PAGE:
We inspected all three hives the other day. This was the first check for hives No. 2 & No. 3 since we installed the packages a week ago.  I believe we saw queens in the first two hives, but not in the third hive. But we did see eggs in all three so we should be fine.

Christine is the expert at finding bee eggs. I couldn’t find an egg if you handed me a carton. Eggs are about all she looks for. As soon as she sees them, the frame goes back in the hive, making it tough for me to take photos.

My expertise is seeing the queens. I usually spot them right away. I don’t know why, maybe it’s just how my eye or brain works, but I can pick her out of a crowd pretty consistently. To the point that I get worried if I don’t see the queen.

The hives all looked good. No. 1 has a ton of honey that needs to be extracted, and replaced with blank frames. This endeavor will need to take place later this month, once we get our hands on some equipment to extract with, and containers to hold the honey frames. Hives 2 & 3 are both well established with egg laying queens, who have acclimated with their fellow hive mates.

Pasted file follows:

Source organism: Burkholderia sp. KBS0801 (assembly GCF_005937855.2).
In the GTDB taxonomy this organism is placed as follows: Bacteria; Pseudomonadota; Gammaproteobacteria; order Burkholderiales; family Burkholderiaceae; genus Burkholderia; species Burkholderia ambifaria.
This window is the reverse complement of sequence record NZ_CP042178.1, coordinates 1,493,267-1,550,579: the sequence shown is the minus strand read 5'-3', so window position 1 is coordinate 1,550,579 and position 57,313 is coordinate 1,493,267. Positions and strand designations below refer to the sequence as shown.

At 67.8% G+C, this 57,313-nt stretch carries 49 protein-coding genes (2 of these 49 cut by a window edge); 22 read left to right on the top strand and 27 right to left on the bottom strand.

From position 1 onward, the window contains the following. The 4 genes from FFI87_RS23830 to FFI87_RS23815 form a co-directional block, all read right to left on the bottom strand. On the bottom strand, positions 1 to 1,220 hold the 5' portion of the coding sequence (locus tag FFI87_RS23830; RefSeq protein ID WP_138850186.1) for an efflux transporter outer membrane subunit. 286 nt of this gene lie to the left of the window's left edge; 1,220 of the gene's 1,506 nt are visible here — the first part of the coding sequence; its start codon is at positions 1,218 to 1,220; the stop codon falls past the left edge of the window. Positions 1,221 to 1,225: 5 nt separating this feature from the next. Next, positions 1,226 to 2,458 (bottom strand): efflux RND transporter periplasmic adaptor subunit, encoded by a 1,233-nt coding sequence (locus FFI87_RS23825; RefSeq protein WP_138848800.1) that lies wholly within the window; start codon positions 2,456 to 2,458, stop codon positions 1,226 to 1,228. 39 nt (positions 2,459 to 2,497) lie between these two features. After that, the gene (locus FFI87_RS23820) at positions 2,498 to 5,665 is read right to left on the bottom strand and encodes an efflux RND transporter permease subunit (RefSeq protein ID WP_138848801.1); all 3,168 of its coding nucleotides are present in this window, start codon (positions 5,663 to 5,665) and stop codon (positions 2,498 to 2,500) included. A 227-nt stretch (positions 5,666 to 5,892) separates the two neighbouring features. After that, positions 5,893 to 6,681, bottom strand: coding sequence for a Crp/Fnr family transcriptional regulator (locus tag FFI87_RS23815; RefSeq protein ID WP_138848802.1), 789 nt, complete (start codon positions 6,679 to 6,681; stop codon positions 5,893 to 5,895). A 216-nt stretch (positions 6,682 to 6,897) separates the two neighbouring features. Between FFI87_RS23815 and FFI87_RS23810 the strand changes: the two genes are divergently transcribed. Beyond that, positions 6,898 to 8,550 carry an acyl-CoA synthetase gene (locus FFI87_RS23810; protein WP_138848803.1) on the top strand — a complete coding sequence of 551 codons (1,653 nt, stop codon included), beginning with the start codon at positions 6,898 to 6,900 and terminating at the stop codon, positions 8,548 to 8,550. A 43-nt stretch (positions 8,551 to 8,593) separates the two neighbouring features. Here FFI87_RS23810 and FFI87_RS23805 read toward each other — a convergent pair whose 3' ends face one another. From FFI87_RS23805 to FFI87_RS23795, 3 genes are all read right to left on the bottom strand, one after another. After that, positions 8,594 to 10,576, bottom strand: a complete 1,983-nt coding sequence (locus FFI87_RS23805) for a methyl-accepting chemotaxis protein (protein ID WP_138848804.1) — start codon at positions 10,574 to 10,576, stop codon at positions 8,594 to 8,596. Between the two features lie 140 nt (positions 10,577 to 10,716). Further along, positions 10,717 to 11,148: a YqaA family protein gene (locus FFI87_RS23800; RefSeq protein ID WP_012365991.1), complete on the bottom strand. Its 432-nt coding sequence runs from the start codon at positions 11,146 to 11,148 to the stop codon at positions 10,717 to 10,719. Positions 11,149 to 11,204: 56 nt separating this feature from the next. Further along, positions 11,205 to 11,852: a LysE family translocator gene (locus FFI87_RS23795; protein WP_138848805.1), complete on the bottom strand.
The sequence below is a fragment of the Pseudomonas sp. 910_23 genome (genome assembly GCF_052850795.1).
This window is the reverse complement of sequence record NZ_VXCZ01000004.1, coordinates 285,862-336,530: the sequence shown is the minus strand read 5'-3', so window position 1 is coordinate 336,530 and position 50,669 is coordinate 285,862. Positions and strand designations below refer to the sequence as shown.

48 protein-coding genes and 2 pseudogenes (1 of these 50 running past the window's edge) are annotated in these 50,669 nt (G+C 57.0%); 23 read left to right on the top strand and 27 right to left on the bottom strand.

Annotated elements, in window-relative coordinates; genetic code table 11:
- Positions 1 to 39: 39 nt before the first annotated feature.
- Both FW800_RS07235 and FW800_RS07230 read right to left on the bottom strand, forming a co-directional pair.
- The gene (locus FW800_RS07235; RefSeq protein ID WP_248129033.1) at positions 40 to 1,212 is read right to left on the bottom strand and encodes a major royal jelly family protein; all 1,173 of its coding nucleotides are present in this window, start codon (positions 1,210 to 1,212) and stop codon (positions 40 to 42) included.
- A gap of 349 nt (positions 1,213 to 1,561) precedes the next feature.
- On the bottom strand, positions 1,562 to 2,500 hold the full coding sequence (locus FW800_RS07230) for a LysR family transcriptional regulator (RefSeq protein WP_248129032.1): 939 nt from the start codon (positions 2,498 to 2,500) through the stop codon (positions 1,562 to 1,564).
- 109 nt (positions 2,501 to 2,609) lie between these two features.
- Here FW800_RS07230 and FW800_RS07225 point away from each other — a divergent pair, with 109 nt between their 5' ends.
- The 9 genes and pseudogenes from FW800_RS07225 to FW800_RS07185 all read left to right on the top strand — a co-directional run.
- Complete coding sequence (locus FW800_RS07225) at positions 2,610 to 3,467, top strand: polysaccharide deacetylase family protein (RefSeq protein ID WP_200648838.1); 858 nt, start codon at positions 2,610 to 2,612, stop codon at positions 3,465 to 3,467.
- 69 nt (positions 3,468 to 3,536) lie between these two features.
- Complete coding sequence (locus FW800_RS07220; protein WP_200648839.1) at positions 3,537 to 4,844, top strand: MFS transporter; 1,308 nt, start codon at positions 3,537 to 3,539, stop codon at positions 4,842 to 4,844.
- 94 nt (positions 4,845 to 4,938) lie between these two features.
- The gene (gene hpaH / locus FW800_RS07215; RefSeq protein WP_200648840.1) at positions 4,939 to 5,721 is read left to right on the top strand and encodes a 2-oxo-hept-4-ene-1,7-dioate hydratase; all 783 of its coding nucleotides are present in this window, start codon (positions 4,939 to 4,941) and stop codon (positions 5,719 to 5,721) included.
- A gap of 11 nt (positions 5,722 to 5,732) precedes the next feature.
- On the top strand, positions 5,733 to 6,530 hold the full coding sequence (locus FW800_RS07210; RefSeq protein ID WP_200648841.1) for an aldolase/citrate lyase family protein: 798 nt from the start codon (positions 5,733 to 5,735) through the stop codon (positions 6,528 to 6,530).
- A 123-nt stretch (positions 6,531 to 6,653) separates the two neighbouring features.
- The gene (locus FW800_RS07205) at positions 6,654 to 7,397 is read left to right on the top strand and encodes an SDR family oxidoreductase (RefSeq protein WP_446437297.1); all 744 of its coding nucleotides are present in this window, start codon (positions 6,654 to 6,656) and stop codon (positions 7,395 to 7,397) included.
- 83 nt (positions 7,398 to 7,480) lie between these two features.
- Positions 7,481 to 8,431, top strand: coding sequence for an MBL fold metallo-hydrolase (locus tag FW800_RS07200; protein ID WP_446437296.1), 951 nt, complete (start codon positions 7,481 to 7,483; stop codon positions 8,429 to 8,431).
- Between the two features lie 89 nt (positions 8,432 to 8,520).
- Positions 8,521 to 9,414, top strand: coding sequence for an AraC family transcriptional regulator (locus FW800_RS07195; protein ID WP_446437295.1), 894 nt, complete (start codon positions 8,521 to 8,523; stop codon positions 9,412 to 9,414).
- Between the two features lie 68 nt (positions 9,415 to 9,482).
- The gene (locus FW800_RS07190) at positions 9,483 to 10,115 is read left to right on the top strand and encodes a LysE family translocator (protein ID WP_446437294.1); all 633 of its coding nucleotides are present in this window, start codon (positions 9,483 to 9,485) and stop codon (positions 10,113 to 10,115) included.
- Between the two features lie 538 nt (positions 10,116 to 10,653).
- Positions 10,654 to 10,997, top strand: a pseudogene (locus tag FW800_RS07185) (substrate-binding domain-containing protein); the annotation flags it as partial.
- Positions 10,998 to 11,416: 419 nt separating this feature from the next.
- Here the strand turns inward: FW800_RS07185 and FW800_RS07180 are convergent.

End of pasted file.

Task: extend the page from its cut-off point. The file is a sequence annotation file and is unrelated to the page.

Hive No. 1 had a ton of drone cells, including a bunch growing in the margins between frames. I had to play god and scrape them off, killing countless drones in various stages of development; to clean up the frames.  It was sad to see their nearly fully developed bodies flung into the tall grass.

We run a pretty tight ship.

At one point a cluster of drones exploded as I scraped, sending white drone liquid up through my mesh face screen into my nose and mouth.


Elsewhere the yard is exploding in a different way as all of the flowering trees are starting to bloom. I don’t know if it will be as incredible as last Spring, we’re running about three weeks later, but our peak should hit in a week or two. The dogwoods started blossoming this morning / last night.